By admin       2018-06-15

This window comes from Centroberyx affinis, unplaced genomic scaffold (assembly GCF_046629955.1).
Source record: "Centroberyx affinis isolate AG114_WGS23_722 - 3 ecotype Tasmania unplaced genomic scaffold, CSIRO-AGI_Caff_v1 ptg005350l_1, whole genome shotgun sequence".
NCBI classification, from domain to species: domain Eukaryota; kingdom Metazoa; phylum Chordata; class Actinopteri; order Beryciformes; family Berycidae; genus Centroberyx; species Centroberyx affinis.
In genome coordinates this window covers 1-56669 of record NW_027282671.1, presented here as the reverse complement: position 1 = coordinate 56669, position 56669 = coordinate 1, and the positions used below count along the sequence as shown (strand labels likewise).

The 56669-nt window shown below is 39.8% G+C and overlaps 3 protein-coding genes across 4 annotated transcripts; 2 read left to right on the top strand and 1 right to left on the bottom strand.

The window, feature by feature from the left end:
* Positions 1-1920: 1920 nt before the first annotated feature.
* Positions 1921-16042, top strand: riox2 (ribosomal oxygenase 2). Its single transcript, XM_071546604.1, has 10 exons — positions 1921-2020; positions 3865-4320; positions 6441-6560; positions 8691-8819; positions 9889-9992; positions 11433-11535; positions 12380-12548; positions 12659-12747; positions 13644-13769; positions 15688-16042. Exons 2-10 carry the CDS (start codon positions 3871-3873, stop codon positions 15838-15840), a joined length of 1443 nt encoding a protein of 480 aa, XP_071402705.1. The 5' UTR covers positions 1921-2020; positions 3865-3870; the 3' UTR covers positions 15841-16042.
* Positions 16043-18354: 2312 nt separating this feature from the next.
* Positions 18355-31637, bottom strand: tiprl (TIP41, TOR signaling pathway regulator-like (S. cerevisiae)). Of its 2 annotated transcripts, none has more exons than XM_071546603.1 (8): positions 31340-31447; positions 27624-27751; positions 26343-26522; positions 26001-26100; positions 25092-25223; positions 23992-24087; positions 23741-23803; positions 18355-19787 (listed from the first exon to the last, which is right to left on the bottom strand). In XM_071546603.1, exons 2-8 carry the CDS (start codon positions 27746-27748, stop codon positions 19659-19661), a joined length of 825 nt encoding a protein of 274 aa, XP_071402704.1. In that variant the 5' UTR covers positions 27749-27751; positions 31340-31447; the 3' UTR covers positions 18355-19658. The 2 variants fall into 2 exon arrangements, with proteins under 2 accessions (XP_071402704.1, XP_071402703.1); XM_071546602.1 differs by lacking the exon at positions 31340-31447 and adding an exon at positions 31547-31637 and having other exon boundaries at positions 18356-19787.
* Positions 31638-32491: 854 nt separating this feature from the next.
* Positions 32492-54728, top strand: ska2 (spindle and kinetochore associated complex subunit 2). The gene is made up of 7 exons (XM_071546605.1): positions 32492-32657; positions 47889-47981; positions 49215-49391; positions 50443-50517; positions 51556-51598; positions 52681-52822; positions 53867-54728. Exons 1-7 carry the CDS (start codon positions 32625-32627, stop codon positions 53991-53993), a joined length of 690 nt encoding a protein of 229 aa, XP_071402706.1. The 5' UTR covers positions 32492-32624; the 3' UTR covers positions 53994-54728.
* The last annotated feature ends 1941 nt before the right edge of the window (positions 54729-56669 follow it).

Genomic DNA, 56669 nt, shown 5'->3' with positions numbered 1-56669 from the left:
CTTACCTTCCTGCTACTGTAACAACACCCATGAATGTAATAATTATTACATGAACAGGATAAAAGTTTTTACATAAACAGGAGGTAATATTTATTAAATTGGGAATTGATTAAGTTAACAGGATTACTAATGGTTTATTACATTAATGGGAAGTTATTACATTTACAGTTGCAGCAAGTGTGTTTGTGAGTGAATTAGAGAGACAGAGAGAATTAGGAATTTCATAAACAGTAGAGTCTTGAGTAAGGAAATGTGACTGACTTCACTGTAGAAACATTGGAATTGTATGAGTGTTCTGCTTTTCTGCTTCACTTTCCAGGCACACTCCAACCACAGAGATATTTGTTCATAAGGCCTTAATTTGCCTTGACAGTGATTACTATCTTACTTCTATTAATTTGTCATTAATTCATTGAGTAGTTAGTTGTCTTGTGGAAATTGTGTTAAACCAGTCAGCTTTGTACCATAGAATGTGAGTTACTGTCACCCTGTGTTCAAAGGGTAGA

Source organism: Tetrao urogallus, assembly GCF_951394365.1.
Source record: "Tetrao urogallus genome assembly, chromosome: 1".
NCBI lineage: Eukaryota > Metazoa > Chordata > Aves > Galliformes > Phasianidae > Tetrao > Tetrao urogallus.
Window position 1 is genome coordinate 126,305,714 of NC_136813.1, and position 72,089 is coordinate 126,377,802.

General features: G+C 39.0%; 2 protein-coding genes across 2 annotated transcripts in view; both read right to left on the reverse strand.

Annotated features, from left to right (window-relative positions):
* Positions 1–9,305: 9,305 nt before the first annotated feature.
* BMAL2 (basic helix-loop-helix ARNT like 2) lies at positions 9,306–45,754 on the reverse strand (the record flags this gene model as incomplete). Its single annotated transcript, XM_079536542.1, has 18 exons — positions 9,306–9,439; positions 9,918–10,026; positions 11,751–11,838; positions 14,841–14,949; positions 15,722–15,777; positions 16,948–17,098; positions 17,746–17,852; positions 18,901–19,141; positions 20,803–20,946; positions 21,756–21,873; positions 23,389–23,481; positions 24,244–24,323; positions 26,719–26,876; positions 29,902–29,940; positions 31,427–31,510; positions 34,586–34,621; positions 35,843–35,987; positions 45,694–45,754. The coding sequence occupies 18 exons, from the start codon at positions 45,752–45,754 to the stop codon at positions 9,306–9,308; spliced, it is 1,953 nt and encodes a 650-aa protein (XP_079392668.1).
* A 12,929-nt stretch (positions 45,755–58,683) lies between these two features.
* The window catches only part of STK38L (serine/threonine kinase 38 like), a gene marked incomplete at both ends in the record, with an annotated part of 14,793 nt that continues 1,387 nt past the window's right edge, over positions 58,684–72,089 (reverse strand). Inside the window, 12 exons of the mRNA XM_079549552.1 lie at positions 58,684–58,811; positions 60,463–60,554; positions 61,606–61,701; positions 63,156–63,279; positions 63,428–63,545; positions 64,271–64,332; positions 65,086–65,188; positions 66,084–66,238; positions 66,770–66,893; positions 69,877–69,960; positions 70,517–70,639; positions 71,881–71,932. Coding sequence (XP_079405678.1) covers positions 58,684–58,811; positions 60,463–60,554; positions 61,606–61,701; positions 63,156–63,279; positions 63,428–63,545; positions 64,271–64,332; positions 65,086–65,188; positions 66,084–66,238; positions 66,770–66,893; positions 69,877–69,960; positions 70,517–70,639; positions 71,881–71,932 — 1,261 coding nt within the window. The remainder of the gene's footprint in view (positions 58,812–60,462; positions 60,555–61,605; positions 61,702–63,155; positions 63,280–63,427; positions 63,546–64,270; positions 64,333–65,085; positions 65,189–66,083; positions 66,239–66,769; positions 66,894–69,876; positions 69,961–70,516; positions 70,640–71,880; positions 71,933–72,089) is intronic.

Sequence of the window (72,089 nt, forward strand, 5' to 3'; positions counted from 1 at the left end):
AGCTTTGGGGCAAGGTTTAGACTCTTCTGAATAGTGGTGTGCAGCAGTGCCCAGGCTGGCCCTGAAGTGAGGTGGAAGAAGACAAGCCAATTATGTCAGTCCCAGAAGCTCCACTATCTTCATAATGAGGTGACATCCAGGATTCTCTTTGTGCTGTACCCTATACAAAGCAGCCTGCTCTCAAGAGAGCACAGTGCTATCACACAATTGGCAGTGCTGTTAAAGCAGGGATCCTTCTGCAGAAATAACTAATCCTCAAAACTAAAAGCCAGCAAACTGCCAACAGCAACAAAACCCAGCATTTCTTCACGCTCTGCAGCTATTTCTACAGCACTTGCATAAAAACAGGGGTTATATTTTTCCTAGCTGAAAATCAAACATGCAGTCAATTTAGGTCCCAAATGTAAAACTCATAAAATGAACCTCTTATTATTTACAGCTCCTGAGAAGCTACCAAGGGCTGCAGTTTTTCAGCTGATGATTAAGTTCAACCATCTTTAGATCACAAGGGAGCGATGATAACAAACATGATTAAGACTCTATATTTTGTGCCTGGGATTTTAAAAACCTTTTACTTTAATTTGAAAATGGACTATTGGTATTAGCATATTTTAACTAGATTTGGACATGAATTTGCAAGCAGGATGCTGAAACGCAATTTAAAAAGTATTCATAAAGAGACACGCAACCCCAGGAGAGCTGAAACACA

With the cotton sowing season coming to an end, area under the crop in Punjab has been recorded at 2.84 lakh hectares, which is 1.16 lakh hectares (29%) lower than the targeted area of 4 lakh hectares. Last year cotton was sown over 3.82 lakh hectares. As per state agriculture department sources, farmers were likely to switch over to paddy and basmati. They have decided against growing other kharif (summer sown) crops like pulses, maize, guar (cluster beans) and vegetables. Problem of marketing of cash crops along with no fixed rate dissuades farmers from opting for these as they are likely to switch to water-guzzling paddy, which is procured by the state-run agencies at minimum support price (MSP) for giving it to the beneficiaries under the public distribution system and keep the remaining as buffer. Paddy is expected to be transplanted over 29 lakh hectares in the state this year. Kharif pulses like moong (green gram), urad (black gram) and tur/arhar (pigeon pea) in 2017 were cultivated over 73,000 hectares and kharif oilseeds like groundnut and sunflower over 32,000 hectares. The agriculture department hopes area under pulses and oilseeds to increase by more than double to 1,70,000 hectares and 70,000 hectares, respectively, but officials are not optimistic about it. Harnek Singh, a farmer from Sangat village Bathinda, said, “I had sown cotton in three acres last year but as the yield was not up to mark and rates too remained below the previous year levels. I decided to opt out of cotton and thought of growing pulses or maize. As there is assured price of these crops, paddy remains the best option.” Gurjant Singh of Jodhpur Romana village in Bathinda said, “We were hopeful to get big profits from cotton crop sown in five and a half acres, but it could not happen. Now we have decided to return to paddy. An agriculture department official had suggested me to sow guar or maize but as there is no marketing system of these cops, we preferred to go for paddy.” Punjab agriculture and farmer welfare department director J S Bains said, “The department has tried a lot to make the farmers switch to cash crops of maize, pulses, guar or even towards horticulture but they are showing no interest. Guar is expected to be sown in sizeable area in Mansa and Bathinda districts. The department wants that farmers should shift towards crops requiring less water but their response is bleak.” Paddy has been transplanted in over 1,000 acres in the last four days in Punjab, defying the directions of the state government to start it from June 20. Farmers are holding protests at 30 places across 13 districts of Punjab for release of eight-hour electricity for the tubewells. The agriculture department, however, has served notices to 30 farmers for violating the government directions and early planted crop on 55 acres has been ploughed. Problem of marketing of cash crops along with no fixed rate dissuades farmers from opting for kharif (summer sown) crops. As a result, farmers may switch to paddy, which is procured by the state-run agencies at minimum support price Paddy has been transplanted in over 1,000 acres in the last four days in Punjab, defying the directions of the state government to start it from June 20 Notices have been issued to 30 farmers for violating government directions.

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